The first thing Kelly did was tell me to forget everything I'd learned about ab exercise. Crunches, planks, everything that caused those external ab muscles to contract, were useless and did nothing to strengthen the muscles that really mattered--the transverse abdominals. And crunches in my condition basically mean pushing my internal organs out of the wide opening in my muscles. Appetizing, eh?

Kelly then showed me simple things to engage the transverse without taxing my other muscles--ways to get into and out of bed, carry the kids, etc. I learned strengthening exercises to practice throughout the day while sitting up (straight) at my computer.

I also received an abdominal splint, which is basically a new-school girdle designed to make me conscious of how I go through my day. I can no longer lean over to pick up the kids; I have to use my legs to crouch. Hunching over my desk is out of the question.

So far, I can say I have no back pain, but then I haven't done much to test it out. I have 3 weeks until my next appointment, during which I will increase the strengthening exercises. While I may not have a six-pack at the end of these 5 sessions, I will have a core that can support my workouts and daily life. I am OK with that; I threw my bikini out after the second kid, anyway. ;)

Thursday, September 27, 2012

Remastering the Master

I am stressed and exhausted. Like, all the time. Having 2 young children and 2+ jobs will do that to a woman.

Our house is also stressed and exhausted. It's in a constant state of chaos--the ever-present laundry basket full of clean clothes, the myriad trucks on all surfaces, and the Cheerios. So many Cheerios. I no longer look forward to going home. It's a place of anxiety, not a sanctuary.

So I have decided to carve out a little place of peace. One untouched by humans under 5 feet tall.

Our bedroom is probably the least chaotic place in the house, as it is, but it just isn't cozy. Sure, we have the nice Cal-king-sized bed, matching furniture, and decent lighting, but I want to feel as though I am visting a bed and breakfast on the coast when I finally retire to bed. To me that means lots of whites and blues/greens, fluffy pillows, and reading nooks that may or may not ever be used but would look darn good on the pages of HGTV magazine, my new favorite mag.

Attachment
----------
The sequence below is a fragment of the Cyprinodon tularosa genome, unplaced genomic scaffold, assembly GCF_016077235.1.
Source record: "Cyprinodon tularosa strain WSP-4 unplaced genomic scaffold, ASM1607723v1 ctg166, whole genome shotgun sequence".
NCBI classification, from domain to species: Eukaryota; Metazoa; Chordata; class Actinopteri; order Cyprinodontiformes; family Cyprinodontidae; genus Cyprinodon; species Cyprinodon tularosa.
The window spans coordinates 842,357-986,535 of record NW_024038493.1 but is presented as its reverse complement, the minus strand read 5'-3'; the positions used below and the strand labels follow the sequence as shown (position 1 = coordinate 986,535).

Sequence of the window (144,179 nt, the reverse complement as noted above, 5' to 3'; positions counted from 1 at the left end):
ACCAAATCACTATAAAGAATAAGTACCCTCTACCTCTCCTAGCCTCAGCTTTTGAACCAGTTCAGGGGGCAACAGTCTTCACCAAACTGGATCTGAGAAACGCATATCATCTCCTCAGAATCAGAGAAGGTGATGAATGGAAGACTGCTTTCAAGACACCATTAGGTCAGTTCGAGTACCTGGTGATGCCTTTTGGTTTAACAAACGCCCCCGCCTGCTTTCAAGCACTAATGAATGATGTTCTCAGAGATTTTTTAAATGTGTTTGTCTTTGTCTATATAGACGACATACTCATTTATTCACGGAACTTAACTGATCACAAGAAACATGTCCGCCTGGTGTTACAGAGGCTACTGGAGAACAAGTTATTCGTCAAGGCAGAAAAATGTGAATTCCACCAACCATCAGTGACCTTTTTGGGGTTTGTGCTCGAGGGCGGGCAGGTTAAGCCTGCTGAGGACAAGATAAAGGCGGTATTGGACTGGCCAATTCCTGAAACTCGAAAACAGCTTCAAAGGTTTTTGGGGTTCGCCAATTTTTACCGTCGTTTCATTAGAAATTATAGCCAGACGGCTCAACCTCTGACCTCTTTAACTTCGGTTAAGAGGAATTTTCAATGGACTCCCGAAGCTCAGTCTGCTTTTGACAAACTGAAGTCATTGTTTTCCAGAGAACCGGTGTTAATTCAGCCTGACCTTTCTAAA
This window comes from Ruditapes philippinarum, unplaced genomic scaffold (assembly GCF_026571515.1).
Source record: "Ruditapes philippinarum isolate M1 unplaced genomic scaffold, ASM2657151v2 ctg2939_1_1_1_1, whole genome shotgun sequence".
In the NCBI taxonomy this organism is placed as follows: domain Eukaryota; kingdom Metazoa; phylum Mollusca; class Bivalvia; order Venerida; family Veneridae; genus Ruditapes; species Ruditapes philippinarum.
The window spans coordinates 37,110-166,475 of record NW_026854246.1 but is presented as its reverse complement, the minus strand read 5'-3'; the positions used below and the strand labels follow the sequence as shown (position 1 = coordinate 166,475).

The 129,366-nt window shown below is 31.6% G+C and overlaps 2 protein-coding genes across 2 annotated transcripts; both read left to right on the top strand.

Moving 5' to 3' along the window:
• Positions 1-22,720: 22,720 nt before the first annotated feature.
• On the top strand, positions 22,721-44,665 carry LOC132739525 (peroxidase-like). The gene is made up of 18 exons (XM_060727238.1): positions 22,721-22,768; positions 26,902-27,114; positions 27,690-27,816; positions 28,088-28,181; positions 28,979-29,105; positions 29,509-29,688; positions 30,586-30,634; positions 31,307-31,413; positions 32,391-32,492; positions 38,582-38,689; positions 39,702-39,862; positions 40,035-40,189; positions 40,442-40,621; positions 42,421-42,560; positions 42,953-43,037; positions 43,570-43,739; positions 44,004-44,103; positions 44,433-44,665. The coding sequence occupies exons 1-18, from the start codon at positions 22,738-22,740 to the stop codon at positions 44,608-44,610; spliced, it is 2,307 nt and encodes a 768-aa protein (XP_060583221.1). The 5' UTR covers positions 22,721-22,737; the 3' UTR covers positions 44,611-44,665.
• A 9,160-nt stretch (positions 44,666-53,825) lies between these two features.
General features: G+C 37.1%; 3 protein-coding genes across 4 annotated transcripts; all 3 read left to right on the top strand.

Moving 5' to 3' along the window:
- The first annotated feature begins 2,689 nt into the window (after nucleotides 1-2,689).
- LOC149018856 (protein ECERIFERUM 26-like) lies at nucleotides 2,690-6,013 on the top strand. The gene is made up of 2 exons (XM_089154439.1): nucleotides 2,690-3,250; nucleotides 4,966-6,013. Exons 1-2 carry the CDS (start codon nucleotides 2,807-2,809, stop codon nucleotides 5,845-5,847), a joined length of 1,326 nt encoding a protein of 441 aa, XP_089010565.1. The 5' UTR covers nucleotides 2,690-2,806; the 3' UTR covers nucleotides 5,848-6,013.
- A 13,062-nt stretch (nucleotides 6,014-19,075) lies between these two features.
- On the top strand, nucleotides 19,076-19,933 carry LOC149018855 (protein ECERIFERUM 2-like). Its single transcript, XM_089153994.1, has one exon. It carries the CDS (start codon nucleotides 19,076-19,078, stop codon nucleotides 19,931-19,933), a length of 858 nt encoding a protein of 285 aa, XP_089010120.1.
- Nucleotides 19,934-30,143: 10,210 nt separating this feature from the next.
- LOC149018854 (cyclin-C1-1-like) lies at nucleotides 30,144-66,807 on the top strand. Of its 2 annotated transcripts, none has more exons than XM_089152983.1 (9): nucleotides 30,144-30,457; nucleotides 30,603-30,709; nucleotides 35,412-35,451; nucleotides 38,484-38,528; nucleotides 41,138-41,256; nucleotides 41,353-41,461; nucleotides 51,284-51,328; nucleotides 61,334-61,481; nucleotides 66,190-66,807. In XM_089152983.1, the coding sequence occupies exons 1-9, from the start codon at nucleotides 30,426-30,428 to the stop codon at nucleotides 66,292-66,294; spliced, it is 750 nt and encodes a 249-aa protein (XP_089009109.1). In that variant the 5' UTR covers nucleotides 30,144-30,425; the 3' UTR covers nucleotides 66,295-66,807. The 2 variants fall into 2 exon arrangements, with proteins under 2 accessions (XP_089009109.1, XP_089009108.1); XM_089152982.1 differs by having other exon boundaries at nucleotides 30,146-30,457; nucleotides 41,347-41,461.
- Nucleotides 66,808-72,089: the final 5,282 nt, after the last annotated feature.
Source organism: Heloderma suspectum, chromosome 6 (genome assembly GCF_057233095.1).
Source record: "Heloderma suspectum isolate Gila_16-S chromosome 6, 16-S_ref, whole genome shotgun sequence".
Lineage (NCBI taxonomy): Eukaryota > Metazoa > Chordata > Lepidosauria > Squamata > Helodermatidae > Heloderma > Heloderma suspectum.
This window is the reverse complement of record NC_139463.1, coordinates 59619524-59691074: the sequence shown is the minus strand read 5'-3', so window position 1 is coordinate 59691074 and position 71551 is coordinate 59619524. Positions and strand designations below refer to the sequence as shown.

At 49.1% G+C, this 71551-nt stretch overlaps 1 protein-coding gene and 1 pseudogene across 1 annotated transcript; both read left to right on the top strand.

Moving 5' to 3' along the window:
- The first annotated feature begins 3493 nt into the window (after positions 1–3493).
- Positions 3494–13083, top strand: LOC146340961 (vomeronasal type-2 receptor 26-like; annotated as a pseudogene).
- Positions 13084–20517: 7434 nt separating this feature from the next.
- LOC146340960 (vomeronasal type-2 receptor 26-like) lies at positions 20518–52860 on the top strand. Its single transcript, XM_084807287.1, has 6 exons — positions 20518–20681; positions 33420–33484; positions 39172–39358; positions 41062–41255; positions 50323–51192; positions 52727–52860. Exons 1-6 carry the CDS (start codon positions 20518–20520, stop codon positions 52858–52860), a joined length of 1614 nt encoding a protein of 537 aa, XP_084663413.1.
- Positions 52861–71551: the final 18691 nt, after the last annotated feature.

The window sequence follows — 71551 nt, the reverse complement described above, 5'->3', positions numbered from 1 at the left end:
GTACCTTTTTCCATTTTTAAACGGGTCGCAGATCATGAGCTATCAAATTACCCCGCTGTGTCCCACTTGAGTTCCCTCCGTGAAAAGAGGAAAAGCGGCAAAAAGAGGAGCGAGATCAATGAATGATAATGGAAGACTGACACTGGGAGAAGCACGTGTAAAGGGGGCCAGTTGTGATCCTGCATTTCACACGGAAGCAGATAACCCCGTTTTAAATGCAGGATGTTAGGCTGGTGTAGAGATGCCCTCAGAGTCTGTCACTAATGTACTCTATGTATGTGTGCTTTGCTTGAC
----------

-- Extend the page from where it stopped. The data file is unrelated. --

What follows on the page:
My first order of business is to try out some paint colors. The walls are currently a beige color, with off-white ceilings. I ordered paint samples from Home Depot, based on extensive online research of possible palettes, and on advice from my color-genius mother. They should arrive soon. Here they are (it just occurred to me how green these are--was hoping for more blue). The purple would be an accent color; don't panic, Bill.

Wednesday, September 26, 2012

Starbucks Reflections

I was kicked out of my house by the housekeeper, so here I am at Starbucks, listening to the usual 11:48am-on-a-Wednesday chatter.


  • Man coughing, productively and constantly, behind me
  • Well-dressed, society-type women wearing "Yes on 79" pins, talking politics (does anyone know what measure 79 is?)


  • The line going the WRONG WAY. You get one novice in here and the pros have no choice but to follow.
  • Obese man sitting in car outside of window eating fast food. Sad.

That is all for now.

UPDATE: Obese man just came in to order a cinnamon roll. Where is Michelle Obama when we need her?

Saturday, September 22, 2012

And So It Begins

Judging by the scale this morning, my wonderful post-surgery-and-other-ailments weight loss has come to a screeching halt. Well, it's probably been more of a rolling stop, considering I haven't weighed myself in weeks (too busy eating cookies and drinking beer).

Something like this
The good news is, a visit to the chiropractor yesterday inspired me to make some changes. I went in with back pain that radiated down my leg and around the front of my hip, causing me to have trouble walking and lifting heavy things, like my children. The chiropractor discovered four things:

  • Apparently, I put 70% of my weight on my right side. Who knew? 
  • I likely have inflammation in my hip sockets, also mostly on my right side.
  • My ab muscles are separated, thanks to pregnancy.
  • My posture sucks (I should have listened to my dad).
The doctor (?) gave me a couple exercises to do to strengthen my hip, and prescribed more water and acupuncture (clearly, a holistic approach) to make me generally healthier. And, as is par for the course for chiropractice, I am going back to see him next week to continue working on my decrepit frame.